Competitiveness is enshrined as a virtuous feature of society. It is a virtue that we must all develop and practice from early in life, we are told. It is perhaps a part of our capitalist system – the so-called free market economy because of which we are all persuaded to compete rather than cooperate. As a spiritual curator that constantly strives for love and peace, helping countless people discover their authentic selves, I have always found this rather strange.
Competitiveness is all-pervasive and is present at every stage and in all spheres of life. There is competition in sport, in academics, in one’s professional life. Some amount of competitiveness is seen as natural and desirable, and even within the family: with siblings, cousins, and so on. What if I told you that competitiveness isn’t all it’s cracked up to be? I think it will surprise my readers to know how competitiveness can actually prevent self-actualization and prevent us from achieving our full potential.
Conditioned to be competitive.
Our whole society hinges on competition: there are exams in school to determine who worked hardest or longest or had the most aptitude for a given subject. There are awards in show biz, in the arts, in industry – there is competition and a grading system in pretty much every sphere of life. It makes us excel, we are told. It is exciting and makes one more determined to succeed and more focused on one’s goals. It makes us work harder, they say, and success is, of course, what we as a society are trained to value above almost all else.
For the longest time, I bought into this narrative about competitiveness being necessary and worthy as well. At one point in life, I was into archery, and boy, was I competitive! The whole point of archery is that you win if your arrow is closer to the bullseye than any other arrow. Later I moved into the performing arts and found singing and conducting also to be highly competitive.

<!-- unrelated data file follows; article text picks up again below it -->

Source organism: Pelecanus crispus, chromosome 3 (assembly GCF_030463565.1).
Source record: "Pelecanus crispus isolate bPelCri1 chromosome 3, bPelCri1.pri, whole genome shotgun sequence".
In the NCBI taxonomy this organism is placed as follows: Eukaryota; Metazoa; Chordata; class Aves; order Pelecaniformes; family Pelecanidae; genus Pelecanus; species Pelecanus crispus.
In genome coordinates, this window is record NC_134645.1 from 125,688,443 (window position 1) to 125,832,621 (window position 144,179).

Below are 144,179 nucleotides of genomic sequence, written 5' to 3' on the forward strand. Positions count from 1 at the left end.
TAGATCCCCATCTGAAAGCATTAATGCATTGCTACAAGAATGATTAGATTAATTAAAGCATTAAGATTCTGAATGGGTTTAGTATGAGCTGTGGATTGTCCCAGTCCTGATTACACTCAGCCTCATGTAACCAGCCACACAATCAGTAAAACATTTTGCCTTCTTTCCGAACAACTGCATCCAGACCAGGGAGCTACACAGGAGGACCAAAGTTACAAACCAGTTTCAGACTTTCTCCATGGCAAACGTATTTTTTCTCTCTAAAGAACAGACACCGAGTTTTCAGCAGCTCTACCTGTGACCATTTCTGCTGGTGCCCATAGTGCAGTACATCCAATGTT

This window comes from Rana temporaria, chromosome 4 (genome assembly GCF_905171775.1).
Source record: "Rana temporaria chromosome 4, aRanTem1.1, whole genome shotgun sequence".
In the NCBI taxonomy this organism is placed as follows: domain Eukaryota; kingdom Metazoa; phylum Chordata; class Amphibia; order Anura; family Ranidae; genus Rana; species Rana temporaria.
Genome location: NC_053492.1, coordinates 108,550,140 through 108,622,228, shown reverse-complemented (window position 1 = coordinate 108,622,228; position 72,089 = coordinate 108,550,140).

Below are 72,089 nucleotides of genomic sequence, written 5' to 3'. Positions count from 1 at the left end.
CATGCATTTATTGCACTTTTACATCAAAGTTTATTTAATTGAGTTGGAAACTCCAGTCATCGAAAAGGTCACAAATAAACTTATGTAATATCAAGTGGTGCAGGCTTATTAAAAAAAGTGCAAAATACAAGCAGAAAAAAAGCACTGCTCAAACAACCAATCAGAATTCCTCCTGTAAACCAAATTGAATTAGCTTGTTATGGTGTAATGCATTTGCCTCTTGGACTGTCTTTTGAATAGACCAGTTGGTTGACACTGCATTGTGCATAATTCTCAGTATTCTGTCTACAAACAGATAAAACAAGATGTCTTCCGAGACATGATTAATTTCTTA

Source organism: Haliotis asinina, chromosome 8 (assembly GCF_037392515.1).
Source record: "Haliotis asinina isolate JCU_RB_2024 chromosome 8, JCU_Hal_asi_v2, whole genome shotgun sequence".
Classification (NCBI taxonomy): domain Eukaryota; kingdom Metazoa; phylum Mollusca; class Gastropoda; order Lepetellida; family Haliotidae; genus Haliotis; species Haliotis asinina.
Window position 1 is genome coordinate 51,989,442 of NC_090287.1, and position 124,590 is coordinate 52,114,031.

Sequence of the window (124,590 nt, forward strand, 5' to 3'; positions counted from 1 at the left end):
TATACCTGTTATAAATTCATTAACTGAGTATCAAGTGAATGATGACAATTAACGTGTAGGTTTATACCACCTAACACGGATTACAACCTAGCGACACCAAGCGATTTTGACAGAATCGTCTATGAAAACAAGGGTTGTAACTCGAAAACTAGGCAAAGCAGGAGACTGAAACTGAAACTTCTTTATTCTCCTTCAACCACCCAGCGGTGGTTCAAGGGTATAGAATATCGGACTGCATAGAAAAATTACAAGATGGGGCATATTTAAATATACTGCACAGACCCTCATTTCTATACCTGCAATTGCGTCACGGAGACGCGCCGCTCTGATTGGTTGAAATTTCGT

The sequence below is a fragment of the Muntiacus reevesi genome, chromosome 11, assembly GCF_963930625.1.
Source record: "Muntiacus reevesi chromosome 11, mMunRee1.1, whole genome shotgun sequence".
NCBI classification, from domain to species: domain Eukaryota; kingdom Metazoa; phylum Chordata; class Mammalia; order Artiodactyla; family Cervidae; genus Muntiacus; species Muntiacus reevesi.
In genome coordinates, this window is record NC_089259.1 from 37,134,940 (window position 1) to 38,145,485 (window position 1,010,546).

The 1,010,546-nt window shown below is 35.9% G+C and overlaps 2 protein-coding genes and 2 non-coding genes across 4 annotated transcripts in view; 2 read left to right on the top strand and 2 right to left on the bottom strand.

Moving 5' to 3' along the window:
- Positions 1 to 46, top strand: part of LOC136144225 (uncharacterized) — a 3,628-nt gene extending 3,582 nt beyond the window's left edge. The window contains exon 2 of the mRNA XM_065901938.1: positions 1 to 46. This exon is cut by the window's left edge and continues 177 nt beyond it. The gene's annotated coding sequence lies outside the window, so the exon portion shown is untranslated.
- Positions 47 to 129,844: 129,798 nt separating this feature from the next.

Competitiveness is not a virtue.
Competition is not just about doing your best; it is about hoping that others don’t do as well. For one to win, another has to lose. The aim of competition is not really noble now, is it? Let me ask you to cast your mind back to a time when you were in a situation where everything hinged upon you doing better than everyone else. How did you feel? Did you have butterflies in your stomach? Clammy hands? Were you stressed? Didn’t feel very good, did it?
So, I feel that too much competitiveness is corrosive. It keeps us from fully experiencing life and its beauty. It takes the joy out of doing. When I took competitiveness out of the equation in my music, I found that I was enjoying music more fully and experiencing the notes in a more pure and perfect form. I found that I was able to make peace with myself, and embrace joy and creativity when I relinquished the urge to compete. Watch this to learn why competitiveness is more vice than virtue, and to understand how I overcame the social conditioning that causes us to compete. You can do it too.